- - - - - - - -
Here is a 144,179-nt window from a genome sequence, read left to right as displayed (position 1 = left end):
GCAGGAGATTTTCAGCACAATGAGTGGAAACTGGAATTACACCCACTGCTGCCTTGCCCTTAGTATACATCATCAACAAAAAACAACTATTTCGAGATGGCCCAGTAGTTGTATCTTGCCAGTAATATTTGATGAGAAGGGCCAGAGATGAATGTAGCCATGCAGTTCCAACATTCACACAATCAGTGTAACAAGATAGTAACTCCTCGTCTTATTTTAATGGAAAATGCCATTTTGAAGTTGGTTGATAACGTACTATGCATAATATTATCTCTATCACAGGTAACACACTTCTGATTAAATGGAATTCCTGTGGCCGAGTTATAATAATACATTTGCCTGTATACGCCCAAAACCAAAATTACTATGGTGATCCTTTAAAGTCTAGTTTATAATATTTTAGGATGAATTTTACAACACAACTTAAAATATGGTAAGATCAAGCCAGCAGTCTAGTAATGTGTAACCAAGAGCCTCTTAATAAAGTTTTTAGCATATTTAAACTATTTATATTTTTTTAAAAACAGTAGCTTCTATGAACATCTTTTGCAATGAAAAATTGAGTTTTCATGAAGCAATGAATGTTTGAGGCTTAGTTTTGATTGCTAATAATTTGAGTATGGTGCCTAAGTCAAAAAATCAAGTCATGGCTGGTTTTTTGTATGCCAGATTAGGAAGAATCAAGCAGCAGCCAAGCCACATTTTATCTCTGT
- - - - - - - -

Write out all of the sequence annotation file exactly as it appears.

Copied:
Here is a 144,179-nt window from a genome sequence, read left to right as displayed (position 1 = left end):
GCAGGAGATTTTCAGCACAATGAGTGGAAACTGGAATTACACCCACTGCTGCCTTGCCCTTAGTATACATCATCAACAAAAAACAACTATTTCGAGATGGCCCAGTAGTTGTATCTTGCCAGTAATATTTGATGAGAAGGGCCAGAGATGAATGTAGCCATGCAGTTCCAACATTCACACAATCAGTGTAACAAGATAGTAACTCCTCGTCTTATTTTAATGGAAAATGCCATTTTGAAGTTGGTTGATAACGTACTATGCATAATATTATCTCTATCACAGGTAACACACTTCTGATTAAATGGAATTCCTGTGGCCGAGTTATAATAATACATTTGCCTGTATACGCCCAAAACCAAAATTACTATGGTGATCCTTTAAAGTCTAGTTTATAATATTTTAGGATGAATTTTACAACACAACTTAAAATATGGTAAGATCAAGCCAGCAGTCTAGTAATGTGTAACCAAGAGCCTCTTAATAAAGTTTTTAGCATATTTAAACTATTTATATTTTTTTAAAAACAGTAGCTTCTATGAACATCTTTTGCAATGAAAAATTGAGTTTTCATGAAGCAATGAATGTTTGAGGCTTAGTTTTGATTGCTAATAATTTGAGTATGGTGCCTAAGTCAAAAAATCAAGTCATGGCTGGTTTTTTGTATGCCAGATTAGGAAGAATCAAGCAGCAGCCAAGCCACATTTTATCTCTGT